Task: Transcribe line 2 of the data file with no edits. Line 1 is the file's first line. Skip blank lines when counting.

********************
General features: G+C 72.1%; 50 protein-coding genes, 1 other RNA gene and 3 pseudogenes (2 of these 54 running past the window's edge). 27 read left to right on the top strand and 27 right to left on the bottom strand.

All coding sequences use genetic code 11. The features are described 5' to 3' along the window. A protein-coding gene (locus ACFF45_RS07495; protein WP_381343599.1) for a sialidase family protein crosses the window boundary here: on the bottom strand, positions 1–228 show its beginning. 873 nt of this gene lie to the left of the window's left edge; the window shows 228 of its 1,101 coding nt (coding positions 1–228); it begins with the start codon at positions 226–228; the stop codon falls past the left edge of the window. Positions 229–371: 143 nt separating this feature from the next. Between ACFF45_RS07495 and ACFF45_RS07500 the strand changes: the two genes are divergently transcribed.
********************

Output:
All coding sequences use genetic code 11. The features are described 5' to 3' along the window. A protein-coding gene (locus ACFF45_RS07495; protein WP_381343599.1) for a sialidase family protein crosses the window boundary here: on the bottom strand, positions 1–228 show its beginning. 873 nt of this gene lie to the left of the window's left edge; the window shows 228 of its 1,101 coding nt (coding positions 1–228); it begins with the start codon at positions 226–228; the stop codon falls past the left edge of the window. Positions 229–371: 143 nt separating this feature from the next. Between ACFF45_RS07495 and ACFF45_RS07500 the strand changes: the two genes are divergently transcribed.